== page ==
Pygeum is a tall evergreen native to central and southern Africa. The bark has been used since ancient times to treat urinary problems.  It does not appear to work by affecting the conversion of testosterone into dihydrotestosterone. Pygeum is known as an herbal treatment for benign prostatic hyperplasia (BPH). It appears to be non-toxic. Side effects include mild digestive distress.

Siberian ginseng

Siberian ginseng

Siberian ginseng (Eleutherococcus senticosus) is believed to be an aphrodisiac. It is believed to be an adaptogen, which means that it affects whichever system of the body in need of support. Siberian ginseng is considered by many traditional Chinese doctors to be a superior treatment.  Traditional Chinese practitioners also use lycium berries and lotus seeds for sexual dysfunction to enhance kidney and liver energy. The body uses arginine to make nitric oxide, a substance that relaxes the blood vessels.
Suma (Pfaffia paniculata) is a large ground vine native to central and South America. It has been called “Brazilian ginseng”. It is traditionally used to promote robust health and longevity. There is increasing interest in suma. It helps adapt to stress and fight infection. A typical dose of suma for stress is 500 mg twice daily. More comprehensive safety studies are needed.
Saw palmetto
Saw palmetto (Serenoa repens) is used for impotence, especially if it is mixed with other herbs. It reduces the conversion of testosterone into dihydrotestosterone (DHT).

Hormone Replacement

Testosterone replacement is used by some holistic doctors to increase the patient’s sex drive and improve their mood. The first step is a blood or saliva test to assess the levels of the hormone.  If testosterone levels are low, testosterone injections or transdermal creams are used. Oral testosterone is avoided because it can cause liver dysfunction.  Men who supplement with testosterone should only do so under the supervision of a qualified health practitioner.  They should monitor their PSA levels, as excess testosterone has been linked to prostate cancer. Other possible side effects include testicular atrophy, male pattern baldness, elevated red blood cell counts, elevated blood pressure, and polycythemia, and increased risk of stroke, gynecomastia (find out more on the gynoguide website), prostatic enlargement, and sodium and water retention. Transdermal DHEA and androstenedione are also used.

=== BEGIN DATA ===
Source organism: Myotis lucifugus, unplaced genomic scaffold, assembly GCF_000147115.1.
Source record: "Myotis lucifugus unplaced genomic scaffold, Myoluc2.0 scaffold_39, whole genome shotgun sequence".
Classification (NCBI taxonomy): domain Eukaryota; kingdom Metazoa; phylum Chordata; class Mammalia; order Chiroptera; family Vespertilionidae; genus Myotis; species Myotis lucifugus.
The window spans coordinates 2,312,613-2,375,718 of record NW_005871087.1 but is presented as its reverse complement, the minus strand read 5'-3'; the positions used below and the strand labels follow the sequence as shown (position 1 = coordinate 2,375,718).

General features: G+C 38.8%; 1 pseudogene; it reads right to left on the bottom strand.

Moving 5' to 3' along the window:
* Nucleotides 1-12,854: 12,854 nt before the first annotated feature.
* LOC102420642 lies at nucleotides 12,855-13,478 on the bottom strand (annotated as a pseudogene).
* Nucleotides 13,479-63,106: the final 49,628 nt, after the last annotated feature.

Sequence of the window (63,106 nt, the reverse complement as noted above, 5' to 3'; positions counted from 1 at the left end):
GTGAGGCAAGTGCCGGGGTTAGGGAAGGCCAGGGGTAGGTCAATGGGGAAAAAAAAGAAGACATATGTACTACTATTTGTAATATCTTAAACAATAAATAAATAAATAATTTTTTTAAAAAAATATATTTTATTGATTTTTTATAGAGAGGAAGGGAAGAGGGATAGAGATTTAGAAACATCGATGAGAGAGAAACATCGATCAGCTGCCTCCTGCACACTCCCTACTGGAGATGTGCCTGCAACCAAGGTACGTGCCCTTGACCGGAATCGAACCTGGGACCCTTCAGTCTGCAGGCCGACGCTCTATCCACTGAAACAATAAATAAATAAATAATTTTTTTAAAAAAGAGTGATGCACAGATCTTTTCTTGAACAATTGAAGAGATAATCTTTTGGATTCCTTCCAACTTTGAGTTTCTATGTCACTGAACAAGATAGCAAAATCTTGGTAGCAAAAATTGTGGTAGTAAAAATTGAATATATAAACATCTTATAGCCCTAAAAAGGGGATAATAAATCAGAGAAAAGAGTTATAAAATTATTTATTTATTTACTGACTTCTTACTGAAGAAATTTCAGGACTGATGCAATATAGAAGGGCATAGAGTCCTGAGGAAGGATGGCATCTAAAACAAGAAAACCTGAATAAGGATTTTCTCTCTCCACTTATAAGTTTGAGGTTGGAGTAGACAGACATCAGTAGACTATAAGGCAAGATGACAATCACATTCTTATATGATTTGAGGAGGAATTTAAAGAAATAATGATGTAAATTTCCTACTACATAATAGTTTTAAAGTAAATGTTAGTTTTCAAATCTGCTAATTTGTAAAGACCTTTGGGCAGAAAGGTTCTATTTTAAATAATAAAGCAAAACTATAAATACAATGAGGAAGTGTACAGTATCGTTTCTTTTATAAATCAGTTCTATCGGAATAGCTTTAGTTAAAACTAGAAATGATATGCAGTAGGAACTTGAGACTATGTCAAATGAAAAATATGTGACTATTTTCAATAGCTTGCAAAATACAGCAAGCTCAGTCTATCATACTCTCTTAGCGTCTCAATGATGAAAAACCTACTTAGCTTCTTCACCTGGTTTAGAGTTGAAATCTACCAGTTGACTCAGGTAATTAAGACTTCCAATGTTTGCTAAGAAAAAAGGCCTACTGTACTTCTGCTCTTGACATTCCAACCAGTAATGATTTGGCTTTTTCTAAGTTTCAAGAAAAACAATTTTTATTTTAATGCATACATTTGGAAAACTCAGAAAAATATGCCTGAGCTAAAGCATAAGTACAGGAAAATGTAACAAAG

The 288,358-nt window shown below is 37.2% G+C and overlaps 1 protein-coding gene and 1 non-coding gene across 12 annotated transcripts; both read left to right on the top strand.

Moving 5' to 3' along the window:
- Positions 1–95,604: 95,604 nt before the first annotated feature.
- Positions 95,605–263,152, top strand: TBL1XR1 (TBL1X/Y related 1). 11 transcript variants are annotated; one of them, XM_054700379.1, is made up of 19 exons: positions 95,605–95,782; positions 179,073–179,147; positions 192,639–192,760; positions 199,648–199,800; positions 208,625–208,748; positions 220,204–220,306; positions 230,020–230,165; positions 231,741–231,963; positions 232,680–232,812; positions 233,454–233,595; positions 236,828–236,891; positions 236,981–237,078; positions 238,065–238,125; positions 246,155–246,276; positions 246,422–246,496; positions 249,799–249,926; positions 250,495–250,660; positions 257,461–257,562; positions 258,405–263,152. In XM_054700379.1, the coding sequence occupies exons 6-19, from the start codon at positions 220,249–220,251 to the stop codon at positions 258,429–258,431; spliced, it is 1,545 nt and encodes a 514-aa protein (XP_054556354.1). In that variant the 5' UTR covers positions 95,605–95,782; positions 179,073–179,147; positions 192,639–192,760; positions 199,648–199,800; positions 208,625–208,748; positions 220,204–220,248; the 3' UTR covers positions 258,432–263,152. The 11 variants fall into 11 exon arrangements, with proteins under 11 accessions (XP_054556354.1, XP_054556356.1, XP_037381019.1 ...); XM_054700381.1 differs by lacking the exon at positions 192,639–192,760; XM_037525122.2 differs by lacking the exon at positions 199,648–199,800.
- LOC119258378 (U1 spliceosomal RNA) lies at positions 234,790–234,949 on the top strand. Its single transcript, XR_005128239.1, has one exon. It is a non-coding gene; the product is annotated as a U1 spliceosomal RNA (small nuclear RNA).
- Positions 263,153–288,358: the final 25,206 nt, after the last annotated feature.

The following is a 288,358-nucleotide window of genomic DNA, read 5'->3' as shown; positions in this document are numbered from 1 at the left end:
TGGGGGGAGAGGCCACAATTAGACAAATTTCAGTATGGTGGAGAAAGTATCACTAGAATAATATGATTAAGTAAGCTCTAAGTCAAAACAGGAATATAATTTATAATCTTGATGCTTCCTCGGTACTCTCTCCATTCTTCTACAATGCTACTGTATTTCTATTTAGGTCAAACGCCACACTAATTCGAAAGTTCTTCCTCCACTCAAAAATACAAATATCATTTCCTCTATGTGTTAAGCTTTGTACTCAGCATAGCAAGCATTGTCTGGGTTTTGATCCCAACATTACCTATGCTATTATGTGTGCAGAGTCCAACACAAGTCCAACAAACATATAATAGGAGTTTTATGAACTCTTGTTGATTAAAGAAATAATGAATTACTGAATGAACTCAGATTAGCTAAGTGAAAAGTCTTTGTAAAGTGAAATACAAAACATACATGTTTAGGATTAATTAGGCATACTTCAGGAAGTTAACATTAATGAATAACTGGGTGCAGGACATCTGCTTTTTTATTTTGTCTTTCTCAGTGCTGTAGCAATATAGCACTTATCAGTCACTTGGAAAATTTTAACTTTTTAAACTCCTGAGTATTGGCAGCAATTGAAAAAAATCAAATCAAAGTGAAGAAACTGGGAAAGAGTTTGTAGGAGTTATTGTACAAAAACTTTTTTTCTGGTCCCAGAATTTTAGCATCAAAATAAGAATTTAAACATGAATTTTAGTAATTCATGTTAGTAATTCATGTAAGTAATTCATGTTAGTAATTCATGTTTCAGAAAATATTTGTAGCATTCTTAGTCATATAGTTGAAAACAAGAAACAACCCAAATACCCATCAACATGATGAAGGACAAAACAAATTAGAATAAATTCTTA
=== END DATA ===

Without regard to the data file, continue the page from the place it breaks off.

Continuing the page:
Image result for Yohimbe


The bark of the West African Yohimbe tree is a traditional aphrodisiac and the source of yohimbine, a prescription drug for impotence.  Yohimbe stimulates blood flow to the penis. It has been shown to increase libido and decrease the period between ejaculations.  Yohimbe may also have a positive effect on impotence problems caused by depression.  Yohimbe is not recommended because it has a very narrow therapeutic index.  There is a relatively small dosing range, below it, the herb does not work and above it, the herb is toxic. Side effects of normal dosages include dizziness, anxiety, hyperstimulation, and nausea. As little as 40 mg a day can cause a severe drop in blood pressure, abdominal pain, fatigue, hallucinations, and paralysis.

Herbal Guide Staff


The Complete Guide to Natural Healing believes that food, vitamins, supplements, and alternative medicine can be your best medicine. Our staff will show you the truth about health and wellness, so you can help your family and closest friends get even healthier. You’ll learn exactly what you should do and how to eat to get healthy, exercise to get your leanest, healthiest body and how to take control of your family’s health, using natural remedies as medicine.